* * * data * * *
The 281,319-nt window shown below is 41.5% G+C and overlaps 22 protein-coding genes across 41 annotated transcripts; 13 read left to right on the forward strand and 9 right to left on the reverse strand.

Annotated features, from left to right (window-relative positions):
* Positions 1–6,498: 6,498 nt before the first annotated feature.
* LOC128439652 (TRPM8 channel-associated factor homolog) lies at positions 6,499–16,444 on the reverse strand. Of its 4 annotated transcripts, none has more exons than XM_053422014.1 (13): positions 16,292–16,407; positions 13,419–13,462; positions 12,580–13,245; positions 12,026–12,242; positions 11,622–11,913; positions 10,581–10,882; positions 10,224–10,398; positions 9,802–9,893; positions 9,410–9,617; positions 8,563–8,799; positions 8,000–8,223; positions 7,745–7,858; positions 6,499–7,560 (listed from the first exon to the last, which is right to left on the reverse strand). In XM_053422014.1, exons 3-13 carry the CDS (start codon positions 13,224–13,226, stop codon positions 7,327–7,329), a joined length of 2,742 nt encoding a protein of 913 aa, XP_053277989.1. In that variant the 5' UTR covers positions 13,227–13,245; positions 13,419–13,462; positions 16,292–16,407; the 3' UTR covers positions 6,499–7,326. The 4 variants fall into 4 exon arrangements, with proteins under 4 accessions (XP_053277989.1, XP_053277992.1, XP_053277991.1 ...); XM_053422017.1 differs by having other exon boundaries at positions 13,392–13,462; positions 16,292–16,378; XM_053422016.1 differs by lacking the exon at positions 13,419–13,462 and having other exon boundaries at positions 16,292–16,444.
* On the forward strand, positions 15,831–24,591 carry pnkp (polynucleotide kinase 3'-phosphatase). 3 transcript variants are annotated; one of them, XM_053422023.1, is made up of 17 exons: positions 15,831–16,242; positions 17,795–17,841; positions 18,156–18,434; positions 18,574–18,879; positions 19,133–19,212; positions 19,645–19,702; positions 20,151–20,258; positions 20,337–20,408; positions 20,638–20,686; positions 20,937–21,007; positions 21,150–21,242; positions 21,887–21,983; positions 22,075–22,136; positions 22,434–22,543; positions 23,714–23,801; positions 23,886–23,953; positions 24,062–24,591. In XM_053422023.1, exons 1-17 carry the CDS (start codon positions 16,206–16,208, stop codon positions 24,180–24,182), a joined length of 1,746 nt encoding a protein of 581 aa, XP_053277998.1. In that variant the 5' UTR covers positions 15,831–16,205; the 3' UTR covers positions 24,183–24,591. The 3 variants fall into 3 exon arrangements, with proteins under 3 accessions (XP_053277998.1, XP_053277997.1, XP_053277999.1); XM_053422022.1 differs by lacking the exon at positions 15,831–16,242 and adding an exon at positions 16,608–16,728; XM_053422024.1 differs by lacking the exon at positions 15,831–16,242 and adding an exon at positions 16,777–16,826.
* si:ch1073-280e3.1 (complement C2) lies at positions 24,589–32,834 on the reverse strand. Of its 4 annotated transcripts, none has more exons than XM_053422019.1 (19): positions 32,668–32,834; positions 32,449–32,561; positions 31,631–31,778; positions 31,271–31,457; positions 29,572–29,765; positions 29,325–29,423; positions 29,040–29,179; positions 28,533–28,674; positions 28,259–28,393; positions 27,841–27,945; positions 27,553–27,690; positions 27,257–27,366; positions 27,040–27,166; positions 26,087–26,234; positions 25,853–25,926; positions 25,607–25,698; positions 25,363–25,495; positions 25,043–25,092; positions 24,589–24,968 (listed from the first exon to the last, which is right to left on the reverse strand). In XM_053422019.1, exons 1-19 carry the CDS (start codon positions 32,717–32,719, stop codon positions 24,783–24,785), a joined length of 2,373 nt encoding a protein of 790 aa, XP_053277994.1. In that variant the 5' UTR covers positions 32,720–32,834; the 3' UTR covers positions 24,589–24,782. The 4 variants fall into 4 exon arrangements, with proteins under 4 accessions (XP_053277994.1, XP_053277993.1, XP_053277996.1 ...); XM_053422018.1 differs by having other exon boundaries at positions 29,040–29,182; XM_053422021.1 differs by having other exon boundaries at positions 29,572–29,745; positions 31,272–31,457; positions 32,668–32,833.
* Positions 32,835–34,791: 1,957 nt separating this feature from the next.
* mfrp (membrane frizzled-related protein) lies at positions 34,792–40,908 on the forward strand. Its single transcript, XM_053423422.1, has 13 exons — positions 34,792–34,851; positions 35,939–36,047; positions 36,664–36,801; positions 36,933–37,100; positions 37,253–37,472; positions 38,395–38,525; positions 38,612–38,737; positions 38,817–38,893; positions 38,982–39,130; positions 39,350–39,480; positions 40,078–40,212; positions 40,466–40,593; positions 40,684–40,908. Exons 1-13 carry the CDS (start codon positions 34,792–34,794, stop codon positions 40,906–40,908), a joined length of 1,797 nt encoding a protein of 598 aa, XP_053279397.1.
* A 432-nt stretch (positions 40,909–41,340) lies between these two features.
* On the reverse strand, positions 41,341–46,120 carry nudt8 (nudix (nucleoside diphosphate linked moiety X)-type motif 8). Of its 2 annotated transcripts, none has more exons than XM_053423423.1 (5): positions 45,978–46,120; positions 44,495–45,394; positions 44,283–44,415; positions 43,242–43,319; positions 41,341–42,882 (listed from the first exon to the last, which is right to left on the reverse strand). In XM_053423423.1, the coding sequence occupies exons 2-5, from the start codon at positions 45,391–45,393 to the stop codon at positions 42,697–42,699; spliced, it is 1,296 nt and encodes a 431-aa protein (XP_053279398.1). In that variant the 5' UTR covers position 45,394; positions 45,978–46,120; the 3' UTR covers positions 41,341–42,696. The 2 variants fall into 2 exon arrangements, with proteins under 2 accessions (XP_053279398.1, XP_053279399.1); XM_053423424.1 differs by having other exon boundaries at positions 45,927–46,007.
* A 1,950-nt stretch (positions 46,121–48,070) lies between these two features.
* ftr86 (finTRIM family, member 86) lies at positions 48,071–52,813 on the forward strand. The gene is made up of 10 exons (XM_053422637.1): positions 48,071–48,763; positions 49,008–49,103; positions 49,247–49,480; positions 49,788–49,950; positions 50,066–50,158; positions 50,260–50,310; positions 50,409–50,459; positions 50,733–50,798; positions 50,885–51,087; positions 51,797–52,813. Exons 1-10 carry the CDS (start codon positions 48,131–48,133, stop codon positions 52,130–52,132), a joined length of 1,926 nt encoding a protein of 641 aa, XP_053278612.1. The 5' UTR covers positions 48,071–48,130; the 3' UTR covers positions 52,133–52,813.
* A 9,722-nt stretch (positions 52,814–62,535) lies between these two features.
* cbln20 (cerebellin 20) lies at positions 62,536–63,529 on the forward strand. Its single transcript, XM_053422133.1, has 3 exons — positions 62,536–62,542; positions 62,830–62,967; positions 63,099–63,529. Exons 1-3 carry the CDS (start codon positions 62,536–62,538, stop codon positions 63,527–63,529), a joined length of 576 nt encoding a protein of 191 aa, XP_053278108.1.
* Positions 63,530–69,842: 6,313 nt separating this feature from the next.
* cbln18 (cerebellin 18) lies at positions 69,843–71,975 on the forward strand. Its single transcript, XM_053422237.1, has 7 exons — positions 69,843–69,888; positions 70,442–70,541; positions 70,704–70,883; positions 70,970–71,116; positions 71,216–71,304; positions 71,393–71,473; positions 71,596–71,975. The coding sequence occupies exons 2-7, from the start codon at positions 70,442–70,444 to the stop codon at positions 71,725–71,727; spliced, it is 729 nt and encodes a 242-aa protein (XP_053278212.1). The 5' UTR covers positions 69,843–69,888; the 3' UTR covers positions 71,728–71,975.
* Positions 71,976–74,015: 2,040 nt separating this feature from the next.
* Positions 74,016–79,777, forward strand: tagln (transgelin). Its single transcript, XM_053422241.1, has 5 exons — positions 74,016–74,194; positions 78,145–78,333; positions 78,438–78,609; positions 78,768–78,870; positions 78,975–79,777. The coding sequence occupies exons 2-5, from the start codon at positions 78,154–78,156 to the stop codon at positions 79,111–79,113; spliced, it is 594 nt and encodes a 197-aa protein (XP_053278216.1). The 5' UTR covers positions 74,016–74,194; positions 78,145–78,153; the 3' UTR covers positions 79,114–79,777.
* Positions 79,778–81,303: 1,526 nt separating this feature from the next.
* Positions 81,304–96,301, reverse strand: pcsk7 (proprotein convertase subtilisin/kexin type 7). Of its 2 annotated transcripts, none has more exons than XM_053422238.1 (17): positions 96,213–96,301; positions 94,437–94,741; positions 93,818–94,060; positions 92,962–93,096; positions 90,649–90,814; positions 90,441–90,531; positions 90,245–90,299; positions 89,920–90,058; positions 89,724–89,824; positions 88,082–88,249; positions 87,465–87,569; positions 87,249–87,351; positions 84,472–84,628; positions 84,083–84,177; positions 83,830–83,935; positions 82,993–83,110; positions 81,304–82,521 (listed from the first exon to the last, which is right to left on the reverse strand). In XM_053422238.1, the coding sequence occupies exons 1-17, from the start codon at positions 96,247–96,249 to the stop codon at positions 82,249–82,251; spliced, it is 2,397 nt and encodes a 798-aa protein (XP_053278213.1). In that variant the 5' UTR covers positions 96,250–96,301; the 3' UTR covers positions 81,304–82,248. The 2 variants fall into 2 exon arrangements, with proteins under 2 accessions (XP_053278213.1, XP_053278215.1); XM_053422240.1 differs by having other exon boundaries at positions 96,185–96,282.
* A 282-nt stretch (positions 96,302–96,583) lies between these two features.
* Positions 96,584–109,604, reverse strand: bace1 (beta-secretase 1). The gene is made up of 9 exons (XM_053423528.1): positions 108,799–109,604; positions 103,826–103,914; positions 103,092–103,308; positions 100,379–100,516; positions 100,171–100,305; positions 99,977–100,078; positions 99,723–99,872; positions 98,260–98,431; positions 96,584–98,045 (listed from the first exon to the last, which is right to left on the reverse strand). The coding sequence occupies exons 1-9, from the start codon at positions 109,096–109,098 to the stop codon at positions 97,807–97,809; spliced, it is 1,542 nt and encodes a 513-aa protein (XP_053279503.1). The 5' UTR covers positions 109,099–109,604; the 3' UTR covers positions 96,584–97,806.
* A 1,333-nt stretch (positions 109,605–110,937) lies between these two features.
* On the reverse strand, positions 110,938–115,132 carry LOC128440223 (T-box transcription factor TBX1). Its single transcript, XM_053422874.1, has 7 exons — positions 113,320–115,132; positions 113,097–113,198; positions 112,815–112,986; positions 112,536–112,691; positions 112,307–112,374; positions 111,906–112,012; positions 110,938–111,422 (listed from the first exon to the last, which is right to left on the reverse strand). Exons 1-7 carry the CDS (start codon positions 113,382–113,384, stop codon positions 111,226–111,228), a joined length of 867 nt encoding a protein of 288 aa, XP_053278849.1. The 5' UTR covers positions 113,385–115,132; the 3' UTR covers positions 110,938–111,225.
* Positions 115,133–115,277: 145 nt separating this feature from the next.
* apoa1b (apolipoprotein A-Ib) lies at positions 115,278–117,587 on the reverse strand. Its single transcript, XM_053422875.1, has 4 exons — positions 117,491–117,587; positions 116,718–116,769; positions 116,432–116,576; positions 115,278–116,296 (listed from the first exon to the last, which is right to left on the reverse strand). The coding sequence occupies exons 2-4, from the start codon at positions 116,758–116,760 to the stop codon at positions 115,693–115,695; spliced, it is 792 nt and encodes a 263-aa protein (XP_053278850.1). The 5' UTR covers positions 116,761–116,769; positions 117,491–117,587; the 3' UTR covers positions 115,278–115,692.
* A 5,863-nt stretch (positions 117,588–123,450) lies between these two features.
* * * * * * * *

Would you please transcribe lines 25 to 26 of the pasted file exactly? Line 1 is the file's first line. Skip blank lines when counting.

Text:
* Positions 115,133–115,277: 145 nt separating this feature from the next.
* apoa1b (apolipoprotein A-Ib) lies at positions 115,278–117,587 on the reverse strand. Its single transcript, XM_053422875.1, has 4 exons — positions 117,491–117,587; positions 116,718–116,769; positions 116,432–116,576; positions 115,278–116,296 (listed from the first exon to the last, which is right to left on the reverse strand). The coding sequence occupies exons 2-4, from the start codon at positions 116,758–116,760 to the stop codon at positions 115,693–115,695; spliced, it is 792 nt and encodes a 263-aa protein (XP_053278850.1). The 5' UTR covers positions 116,761–116,769; positions 117,491–117,587; the 3' UTR covers positions 115,278–115,692.